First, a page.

Brad DeLong writes:
There is a bigger, unmentioned reason to be against private accounts. Ten years down the road or so, there will be pressure on Congress to allow people to borrow against their private accounts, or to withdraw them to buy a house, or to use them to meet unexpected medical expenses. Congress will bow to that pressure–it’s their money, after all. And in the end a lot of people will hit 70 having drained their Social Security private account dry. The rest of us will then have to decide whether to let them starve on the street, or tax ourselves a second time to give them Social Security benefits. As Dick Schmalensee says, “You have to ask yourself not just, ‘Is this good policy?’ but ‘Will this still be good policy after Congress does its worst to it?'” The Medicare drug benefit and the corporate tax boondoggle are powerful evidence that the Bush administration holds no leashes to use to control what this Congress does to policy proposals, while lobbyists can make this Congress roll over and beg.
Brad also takes on whether the government could finance the transition to a more private system by borrowing (also read Bruce Webb’s comment, number two in the list). After all, government debt would be higher but government long-term implicit obligations are lower. Would this simply be a wash? (Arnold Kling believes “yes”). I am skeptical. When it comes to government, measured nominal flows tend to be sticky. So say our government increases its borrowing today but lowers its SSA obligations for tomorrow. Even if the transaction can balance without a current increase in interest rates, the increased rate of borrowing (or taxation) will tend to stick in the long run. Plus there is a time consistency problem. If the new debt is placed smoothly, government has an incentive, ex post, to accept some new unfunded liabilities for the future. Knowing this in advance, the bond market will be suspicious about the new debt offering.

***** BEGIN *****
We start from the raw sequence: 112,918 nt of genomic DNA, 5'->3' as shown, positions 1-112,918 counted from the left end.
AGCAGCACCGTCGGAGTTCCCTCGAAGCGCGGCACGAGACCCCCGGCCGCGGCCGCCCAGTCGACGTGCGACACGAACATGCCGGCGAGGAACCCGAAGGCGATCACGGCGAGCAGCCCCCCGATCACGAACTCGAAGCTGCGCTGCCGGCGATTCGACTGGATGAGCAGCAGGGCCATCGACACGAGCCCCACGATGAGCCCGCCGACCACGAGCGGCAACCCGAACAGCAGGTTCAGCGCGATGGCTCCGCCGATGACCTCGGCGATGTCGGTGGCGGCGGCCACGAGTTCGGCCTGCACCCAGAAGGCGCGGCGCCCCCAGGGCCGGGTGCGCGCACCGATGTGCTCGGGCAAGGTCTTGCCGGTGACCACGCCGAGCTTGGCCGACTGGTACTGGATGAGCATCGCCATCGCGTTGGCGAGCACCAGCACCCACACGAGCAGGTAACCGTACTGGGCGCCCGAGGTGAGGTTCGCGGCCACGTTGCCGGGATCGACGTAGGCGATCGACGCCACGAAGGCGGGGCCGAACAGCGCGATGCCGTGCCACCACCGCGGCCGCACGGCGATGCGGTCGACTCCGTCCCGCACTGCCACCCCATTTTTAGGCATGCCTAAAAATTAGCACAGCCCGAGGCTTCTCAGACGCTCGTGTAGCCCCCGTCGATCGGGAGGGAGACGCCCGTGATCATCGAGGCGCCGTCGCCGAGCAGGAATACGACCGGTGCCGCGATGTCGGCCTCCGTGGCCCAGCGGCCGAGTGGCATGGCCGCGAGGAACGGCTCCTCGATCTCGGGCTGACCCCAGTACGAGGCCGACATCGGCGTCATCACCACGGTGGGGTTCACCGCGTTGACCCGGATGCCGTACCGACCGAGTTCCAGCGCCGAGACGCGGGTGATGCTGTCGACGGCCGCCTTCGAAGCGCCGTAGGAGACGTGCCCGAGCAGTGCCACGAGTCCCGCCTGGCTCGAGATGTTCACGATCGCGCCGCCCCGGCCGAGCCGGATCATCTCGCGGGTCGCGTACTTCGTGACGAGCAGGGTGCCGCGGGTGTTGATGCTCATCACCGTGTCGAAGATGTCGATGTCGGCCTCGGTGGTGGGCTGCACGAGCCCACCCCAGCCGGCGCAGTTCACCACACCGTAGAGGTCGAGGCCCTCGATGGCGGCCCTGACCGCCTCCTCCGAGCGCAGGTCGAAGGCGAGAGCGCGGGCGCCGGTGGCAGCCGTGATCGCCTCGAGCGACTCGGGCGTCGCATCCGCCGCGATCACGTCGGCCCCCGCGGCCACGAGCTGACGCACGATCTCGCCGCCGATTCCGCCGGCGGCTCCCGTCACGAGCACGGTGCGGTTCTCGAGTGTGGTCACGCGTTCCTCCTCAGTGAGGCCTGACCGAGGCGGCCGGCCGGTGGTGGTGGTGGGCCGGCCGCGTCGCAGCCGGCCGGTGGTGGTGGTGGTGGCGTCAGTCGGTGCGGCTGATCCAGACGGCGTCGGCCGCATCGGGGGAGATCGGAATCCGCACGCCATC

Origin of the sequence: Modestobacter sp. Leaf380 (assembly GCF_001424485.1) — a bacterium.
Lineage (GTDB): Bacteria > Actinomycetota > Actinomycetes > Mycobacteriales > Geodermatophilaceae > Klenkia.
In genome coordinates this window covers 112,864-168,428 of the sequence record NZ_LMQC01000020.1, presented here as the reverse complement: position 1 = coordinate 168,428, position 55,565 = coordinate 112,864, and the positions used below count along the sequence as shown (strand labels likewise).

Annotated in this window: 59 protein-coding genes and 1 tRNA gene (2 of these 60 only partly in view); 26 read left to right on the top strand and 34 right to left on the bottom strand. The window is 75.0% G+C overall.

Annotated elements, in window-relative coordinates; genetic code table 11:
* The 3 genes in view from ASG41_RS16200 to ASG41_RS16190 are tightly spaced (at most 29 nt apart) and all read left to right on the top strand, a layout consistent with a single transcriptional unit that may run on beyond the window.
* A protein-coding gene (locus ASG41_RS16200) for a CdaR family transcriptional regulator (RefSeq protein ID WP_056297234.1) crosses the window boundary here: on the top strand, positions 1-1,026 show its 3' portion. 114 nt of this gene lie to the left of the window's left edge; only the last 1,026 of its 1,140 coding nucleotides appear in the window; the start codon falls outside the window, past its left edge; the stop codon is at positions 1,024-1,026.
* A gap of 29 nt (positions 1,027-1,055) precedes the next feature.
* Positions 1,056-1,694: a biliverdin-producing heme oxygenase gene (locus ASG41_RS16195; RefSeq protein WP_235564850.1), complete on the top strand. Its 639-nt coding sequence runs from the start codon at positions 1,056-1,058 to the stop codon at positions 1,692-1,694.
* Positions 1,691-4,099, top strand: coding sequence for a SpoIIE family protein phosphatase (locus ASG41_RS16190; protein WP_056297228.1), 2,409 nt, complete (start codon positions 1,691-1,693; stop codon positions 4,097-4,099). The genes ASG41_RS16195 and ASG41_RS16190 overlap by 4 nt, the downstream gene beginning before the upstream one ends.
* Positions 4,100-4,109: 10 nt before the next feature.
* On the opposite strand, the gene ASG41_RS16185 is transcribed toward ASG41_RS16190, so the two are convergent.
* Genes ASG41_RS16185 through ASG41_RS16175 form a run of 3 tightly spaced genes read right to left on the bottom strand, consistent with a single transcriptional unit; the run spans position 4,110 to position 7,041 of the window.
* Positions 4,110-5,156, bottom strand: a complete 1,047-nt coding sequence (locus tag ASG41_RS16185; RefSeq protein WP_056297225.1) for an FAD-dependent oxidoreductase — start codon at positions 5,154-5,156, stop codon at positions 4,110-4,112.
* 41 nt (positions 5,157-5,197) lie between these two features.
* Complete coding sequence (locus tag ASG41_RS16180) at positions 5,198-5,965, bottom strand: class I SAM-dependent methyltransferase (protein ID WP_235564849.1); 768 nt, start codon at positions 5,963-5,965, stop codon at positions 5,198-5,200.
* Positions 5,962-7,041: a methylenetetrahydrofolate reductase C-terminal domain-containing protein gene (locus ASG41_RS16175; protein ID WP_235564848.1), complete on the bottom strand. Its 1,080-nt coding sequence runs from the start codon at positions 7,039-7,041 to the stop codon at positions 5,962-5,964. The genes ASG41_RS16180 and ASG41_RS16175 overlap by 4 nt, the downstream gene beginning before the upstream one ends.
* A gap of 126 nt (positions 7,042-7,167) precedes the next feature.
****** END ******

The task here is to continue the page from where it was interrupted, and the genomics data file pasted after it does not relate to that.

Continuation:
What should we do? Here is my previous post on social security privatization.